Flamingos aren't creatures you expect to see in the wilds of the United States. You might expect to see them in Florida, sure, but if we see them at all, we see them in zoos. Of course, zoos are meant to be escaped from, and one flamingo from a Wichita Zoo did exactly that in 2005.
Now, that same flamingo is living out its life in Texas, which is not exactly Florida. Or Kansas for that matter.
Back in 2003, a flock of adult flamingos from Tanzania arrived at the Sedgwick County Zoo in Wichita. A year later, the flamingo exhibit at the zoo opened. If the flamingos had arrived as youths, the zoo would have amputated part of the wing responsible for flight before it had fully formed and before the flamingos would have had nerve sensation there to prevent them from flying off on a whim. The idea of doing this to adults, however, was deemed unethical, and so the zoo engaged in a feather clipping each year, basically the equivalent of getting a haircut, Scott Newland, the curator of birds at the zoo, told The New York Times.
It's important to keep an eye on those wings, and zookeepers learned that the hard way following a particularly windy day in June 2005. A visitor reported seeing two flamingos out of their enclosure, and as zoo officials attempted to return the birds, the birds kept getting spooked and flying further away. They ultimately reached a drainage canal on the western side of Wichita, where they remained for a week.
Just as zoo officials believed they could get the birds, named No. 347 and No. 492 for the bands on their legs, under the cover of night, a thunderstorm on July 3 spooked the birds, and by July 4, they were simply gone.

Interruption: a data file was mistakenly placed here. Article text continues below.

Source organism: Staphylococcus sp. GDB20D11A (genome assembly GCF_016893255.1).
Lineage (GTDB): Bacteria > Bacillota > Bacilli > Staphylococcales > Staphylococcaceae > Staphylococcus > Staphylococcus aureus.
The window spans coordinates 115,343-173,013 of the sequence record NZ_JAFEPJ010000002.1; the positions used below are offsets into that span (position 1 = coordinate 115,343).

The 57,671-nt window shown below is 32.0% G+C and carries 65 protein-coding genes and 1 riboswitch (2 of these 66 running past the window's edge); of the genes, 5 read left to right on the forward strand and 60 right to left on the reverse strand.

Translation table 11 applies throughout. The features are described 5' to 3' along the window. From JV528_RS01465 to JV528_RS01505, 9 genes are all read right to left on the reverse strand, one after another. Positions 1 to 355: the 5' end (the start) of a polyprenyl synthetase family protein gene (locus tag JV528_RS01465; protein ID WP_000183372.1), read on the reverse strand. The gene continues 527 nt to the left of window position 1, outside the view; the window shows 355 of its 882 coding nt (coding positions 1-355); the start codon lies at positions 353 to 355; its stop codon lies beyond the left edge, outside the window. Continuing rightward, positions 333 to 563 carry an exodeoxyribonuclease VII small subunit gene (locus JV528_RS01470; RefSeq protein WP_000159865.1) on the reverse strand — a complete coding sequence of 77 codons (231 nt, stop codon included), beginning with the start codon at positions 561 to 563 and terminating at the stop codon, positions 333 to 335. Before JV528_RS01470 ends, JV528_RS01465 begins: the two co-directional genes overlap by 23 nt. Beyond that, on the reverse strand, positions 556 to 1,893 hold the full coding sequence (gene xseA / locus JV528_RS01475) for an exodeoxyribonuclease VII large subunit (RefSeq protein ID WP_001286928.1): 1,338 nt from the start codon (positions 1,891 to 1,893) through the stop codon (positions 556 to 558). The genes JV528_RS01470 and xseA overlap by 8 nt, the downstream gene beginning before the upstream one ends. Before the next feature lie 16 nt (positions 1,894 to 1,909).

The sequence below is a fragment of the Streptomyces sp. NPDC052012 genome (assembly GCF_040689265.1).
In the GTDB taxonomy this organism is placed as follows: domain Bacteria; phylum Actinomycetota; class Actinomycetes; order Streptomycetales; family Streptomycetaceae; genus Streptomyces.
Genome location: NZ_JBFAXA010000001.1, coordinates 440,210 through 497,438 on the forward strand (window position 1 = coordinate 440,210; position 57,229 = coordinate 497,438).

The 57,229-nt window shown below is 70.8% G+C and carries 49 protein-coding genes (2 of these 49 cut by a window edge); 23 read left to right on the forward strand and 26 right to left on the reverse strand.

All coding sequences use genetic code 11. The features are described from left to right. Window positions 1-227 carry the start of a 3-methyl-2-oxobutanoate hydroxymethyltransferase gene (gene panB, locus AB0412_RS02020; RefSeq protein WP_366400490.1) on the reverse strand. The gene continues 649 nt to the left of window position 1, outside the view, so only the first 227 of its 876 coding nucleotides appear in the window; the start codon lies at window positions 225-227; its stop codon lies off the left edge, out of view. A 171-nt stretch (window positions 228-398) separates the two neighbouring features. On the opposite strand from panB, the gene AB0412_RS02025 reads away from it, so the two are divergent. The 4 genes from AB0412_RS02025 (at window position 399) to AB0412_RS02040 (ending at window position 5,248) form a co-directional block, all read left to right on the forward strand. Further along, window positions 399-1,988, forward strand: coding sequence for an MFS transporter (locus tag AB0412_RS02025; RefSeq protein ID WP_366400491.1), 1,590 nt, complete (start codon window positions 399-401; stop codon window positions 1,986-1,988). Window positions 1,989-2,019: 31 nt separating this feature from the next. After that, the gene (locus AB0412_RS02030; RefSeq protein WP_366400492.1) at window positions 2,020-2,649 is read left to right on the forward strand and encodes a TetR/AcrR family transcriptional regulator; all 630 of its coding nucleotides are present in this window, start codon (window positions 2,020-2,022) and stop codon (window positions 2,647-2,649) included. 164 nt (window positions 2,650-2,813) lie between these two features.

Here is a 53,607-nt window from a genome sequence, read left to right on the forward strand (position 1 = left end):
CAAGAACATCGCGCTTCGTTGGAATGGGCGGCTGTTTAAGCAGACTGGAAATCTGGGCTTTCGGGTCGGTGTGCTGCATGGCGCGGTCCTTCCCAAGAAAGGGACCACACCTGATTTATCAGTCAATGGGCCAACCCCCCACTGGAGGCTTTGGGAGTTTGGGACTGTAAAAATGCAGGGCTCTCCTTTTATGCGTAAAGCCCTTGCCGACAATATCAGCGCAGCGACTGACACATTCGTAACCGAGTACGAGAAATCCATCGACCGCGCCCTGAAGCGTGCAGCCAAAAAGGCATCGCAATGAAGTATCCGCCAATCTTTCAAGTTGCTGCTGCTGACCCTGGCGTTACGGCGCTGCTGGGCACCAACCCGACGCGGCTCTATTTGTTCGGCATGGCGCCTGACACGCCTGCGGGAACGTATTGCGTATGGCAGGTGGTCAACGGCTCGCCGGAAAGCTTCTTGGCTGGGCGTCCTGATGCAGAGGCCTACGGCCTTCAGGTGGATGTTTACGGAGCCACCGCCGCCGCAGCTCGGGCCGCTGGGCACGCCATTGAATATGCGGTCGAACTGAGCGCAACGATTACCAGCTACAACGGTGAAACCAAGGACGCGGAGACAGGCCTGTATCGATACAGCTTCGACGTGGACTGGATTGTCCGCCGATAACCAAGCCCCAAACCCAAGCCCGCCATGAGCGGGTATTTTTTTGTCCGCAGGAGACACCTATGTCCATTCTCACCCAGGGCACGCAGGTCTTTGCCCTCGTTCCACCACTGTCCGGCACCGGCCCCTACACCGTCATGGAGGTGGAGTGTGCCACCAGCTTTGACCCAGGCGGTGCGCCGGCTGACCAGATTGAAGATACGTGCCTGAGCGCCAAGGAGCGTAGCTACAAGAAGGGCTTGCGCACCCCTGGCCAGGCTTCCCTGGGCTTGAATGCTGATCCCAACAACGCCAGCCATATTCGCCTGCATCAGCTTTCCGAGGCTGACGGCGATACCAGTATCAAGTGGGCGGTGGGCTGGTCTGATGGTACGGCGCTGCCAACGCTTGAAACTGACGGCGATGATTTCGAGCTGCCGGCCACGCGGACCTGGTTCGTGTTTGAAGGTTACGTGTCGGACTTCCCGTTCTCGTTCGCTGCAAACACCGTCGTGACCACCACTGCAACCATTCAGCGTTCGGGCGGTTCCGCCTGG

One of those birds, No. 347, flew north and was spotted in Michigan's AuTrain Lake that August but it was never seen again. Newland told The Times the bird likely died later that year as flamingos aren't equipped to deal with the cold, never mind a winter in Michigan.
Texas is the new Tanzania
No. 492, however, wanted a more scenic tour of the States. The long-legged bird has been spotted in Wisconsin, Louisiana and Texas over the years.
It seems to prefer Texas, however, which isn't a huge surprise.
"As long as they have these shallow, salty types of wetlands they can be pretty resilient," Felicity Arengo, a flamingo expert at the American Museum of Natural History, explained to The Times.
It also helps that No. 492 has a friend, an unidentified a Caribbean flamingo that may have flown off course during a storm.
"Even though they're two different species, they are enough alike that they would have been more than happy to see each other," Newland said. "They're two lonely birds in kind of a foreign habitat. They're not supposed to be there, so they have stayed together because there's a bond."
The two birds were last reported seen together in 2013, so it's possible the Caribbean flamingo has gone to another location, or even died.
Meanwhile, No. 492 is still surprising Texas residents — like employees of the Texas Parks and Wildlife Department, who reported seeing No. 492 in Lavaca Bay earlier this month.
No. 492 could go on popping up in bird sightings for a while, too. According to Newland, flamingos can live into their 40s, and No. 492 is only in its 20s.